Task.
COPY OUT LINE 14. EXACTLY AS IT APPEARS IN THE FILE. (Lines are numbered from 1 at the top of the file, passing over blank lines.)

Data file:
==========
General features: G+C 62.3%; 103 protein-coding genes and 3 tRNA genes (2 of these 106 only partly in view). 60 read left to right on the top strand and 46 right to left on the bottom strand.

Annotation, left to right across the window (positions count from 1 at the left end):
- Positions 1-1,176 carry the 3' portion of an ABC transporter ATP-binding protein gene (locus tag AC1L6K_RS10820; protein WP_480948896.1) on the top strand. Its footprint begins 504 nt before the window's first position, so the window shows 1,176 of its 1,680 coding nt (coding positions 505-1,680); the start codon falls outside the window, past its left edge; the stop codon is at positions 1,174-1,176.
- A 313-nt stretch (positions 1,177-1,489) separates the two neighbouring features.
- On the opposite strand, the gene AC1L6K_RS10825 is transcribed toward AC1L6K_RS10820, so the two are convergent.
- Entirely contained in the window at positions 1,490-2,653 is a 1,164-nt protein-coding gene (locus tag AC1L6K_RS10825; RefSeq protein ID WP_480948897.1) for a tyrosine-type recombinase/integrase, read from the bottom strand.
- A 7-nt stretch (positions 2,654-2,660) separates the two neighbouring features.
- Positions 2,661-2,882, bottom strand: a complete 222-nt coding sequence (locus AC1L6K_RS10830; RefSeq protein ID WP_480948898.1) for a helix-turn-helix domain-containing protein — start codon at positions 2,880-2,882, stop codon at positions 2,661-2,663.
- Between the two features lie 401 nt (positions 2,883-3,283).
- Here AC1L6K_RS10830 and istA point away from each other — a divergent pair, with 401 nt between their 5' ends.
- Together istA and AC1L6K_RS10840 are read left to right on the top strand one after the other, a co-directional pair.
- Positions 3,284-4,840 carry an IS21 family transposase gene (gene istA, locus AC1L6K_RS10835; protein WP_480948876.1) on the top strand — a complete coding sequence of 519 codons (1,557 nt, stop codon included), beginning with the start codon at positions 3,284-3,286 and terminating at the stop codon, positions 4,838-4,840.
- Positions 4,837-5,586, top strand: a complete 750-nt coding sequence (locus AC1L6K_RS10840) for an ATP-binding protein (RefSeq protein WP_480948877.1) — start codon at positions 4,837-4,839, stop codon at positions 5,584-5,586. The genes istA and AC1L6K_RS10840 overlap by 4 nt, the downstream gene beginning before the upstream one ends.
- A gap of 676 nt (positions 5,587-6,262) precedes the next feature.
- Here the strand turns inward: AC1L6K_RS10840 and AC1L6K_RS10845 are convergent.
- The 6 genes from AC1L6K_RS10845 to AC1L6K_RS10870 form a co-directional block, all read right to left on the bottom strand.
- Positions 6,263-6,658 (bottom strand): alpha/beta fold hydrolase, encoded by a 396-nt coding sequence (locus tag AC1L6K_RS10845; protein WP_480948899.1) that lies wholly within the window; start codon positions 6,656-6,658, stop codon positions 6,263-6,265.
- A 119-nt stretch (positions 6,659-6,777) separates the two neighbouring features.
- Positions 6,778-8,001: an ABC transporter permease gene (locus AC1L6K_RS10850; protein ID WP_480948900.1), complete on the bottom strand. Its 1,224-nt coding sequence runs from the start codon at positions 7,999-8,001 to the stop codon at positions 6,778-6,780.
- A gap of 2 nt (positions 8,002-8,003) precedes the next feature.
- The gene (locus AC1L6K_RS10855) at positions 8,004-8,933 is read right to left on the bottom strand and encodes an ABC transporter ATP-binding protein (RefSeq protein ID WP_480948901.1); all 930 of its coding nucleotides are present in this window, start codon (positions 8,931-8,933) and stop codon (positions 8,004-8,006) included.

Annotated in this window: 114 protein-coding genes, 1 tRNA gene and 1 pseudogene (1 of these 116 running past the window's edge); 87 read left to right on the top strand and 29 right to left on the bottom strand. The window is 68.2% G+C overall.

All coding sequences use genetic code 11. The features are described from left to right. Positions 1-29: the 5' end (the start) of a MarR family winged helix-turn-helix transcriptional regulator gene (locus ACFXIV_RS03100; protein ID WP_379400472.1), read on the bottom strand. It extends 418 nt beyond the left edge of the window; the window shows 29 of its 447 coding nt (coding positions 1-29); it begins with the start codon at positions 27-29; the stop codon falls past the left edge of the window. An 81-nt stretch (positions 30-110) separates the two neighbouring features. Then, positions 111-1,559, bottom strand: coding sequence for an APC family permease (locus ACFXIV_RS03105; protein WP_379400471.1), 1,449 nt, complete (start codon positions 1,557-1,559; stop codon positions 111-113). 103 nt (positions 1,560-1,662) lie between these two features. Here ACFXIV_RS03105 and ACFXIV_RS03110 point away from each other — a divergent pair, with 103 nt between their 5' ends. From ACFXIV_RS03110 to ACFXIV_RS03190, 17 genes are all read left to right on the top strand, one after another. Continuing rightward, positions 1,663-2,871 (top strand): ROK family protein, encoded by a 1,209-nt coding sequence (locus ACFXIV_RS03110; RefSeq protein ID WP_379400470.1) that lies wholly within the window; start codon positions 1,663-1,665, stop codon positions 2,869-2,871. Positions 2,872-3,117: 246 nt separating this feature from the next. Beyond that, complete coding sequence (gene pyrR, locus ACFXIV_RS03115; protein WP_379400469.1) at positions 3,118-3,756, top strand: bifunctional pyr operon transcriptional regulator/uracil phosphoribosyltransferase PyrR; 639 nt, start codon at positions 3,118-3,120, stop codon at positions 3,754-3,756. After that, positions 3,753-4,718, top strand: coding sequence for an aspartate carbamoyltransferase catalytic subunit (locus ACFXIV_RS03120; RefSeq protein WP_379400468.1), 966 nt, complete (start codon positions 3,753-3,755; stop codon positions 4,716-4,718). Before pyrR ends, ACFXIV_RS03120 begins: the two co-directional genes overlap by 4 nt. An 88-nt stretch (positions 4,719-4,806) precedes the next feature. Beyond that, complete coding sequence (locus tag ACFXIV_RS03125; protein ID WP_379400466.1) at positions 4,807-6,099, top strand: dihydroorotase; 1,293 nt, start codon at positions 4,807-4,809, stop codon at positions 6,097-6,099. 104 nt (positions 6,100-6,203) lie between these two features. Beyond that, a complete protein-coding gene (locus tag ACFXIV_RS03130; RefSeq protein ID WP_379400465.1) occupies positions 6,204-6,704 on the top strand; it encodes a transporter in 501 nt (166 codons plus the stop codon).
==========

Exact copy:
- A gap of 676 nt (positions 5,587-6,262) precedes the next feature.